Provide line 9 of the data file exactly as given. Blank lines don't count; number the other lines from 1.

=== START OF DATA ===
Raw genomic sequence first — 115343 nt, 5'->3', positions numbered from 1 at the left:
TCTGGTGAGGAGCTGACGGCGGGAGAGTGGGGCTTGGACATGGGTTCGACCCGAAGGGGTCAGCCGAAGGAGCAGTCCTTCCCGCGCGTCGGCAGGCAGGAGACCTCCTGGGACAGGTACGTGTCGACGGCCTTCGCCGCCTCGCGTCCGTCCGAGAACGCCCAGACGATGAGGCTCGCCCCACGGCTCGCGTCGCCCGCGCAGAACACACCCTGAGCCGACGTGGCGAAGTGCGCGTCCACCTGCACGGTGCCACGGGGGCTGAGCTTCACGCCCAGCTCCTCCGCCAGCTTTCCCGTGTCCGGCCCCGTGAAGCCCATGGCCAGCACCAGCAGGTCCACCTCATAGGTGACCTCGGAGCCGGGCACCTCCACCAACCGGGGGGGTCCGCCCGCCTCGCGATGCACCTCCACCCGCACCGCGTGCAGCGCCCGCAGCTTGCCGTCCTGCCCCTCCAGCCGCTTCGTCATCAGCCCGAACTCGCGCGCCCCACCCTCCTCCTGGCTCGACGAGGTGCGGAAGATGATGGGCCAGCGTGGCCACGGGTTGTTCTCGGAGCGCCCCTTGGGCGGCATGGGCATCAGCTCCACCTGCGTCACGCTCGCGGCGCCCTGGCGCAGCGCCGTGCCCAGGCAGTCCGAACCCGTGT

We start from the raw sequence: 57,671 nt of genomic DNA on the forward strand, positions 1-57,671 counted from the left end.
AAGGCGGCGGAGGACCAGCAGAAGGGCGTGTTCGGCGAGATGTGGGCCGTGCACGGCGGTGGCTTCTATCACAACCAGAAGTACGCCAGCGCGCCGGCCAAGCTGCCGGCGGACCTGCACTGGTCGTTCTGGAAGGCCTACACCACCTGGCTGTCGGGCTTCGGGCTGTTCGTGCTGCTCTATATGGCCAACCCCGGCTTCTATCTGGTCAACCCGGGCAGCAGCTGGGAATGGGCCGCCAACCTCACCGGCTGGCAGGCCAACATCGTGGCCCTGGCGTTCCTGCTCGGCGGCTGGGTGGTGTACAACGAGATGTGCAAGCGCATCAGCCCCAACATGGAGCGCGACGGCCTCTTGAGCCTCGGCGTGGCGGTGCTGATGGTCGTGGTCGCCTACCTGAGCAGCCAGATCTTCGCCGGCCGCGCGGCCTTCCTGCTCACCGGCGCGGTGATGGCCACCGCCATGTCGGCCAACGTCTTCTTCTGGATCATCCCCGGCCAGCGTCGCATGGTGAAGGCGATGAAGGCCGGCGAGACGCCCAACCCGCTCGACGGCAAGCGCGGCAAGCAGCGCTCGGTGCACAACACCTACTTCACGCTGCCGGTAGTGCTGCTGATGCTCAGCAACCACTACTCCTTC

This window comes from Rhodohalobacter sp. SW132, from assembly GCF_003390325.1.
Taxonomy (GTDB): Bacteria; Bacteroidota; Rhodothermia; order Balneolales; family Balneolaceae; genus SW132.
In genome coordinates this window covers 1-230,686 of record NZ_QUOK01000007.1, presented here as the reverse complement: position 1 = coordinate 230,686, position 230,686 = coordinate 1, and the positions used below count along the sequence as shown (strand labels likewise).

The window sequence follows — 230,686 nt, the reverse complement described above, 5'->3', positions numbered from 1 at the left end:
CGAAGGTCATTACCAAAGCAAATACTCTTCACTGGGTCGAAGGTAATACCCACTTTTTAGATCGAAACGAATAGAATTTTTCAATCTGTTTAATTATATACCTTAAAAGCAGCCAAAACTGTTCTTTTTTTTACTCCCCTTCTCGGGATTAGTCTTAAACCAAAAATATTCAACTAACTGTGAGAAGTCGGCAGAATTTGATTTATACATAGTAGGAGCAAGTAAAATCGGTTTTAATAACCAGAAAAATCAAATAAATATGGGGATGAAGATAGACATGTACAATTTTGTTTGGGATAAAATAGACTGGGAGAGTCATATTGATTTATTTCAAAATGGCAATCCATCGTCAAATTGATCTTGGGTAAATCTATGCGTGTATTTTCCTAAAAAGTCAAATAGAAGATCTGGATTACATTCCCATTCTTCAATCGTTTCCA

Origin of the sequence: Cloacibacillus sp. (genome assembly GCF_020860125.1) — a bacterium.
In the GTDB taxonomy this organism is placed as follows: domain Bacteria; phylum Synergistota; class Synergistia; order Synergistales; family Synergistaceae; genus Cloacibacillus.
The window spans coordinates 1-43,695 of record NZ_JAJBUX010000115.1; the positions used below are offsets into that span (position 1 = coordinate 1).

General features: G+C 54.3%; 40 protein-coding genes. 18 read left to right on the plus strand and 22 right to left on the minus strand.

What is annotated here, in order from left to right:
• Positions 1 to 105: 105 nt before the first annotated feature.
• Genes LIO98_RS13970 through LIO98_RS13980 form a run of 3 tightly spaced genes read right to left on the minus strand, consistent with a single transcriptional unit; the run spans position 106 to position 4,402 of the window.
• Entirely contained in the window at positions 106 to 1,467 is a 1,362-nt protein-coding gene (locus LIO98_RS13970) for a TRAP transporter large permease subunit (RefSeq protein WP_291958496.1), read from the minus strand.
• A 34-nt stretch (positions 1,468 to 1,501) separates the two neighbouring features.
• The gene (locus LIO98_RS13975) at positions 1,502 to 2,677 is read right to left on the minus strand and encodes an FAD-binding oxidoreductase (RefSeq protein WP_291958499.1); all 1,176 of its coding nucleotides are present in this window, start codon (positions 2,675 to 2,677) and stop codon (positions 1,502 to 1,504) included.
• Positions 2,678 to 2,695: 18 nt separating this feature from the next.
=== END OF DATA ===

CGAAGGTCATTACCAAAGCAAATACTCTTCACTGGGTCGAAGGTAATACCCACTTTTTAGATCGAAACGAATAGAATTTTTCAATCTGTTTAATTATATACCTTAAAAGCAGCCAAAACTGTTCTTTTTTTTACTCCCCTTCTCGGGATTAGTCTTAAACCAAAAATATTCAACTAACTGTGAGAAGTCGGCAGAATTTGATTTATACATAGTAGGAGCAAGTAAAATCGGTTTTAATAACCAGAAAAATCAAATAAATATGGGGATGAAGATAGACATGTACAATTTTGTTTGGGATAAAATAGACTGGGAGAGTCATATTGATTTATTTCAAAATGGCAATCCATCGTCAAATTGATCTTGGGTAAATCTATGCGTGTATTTTCCTAAAAAGTCAAATAGAAGATCTGGATTACATTCCCATTCTTCAATCGTTTCCA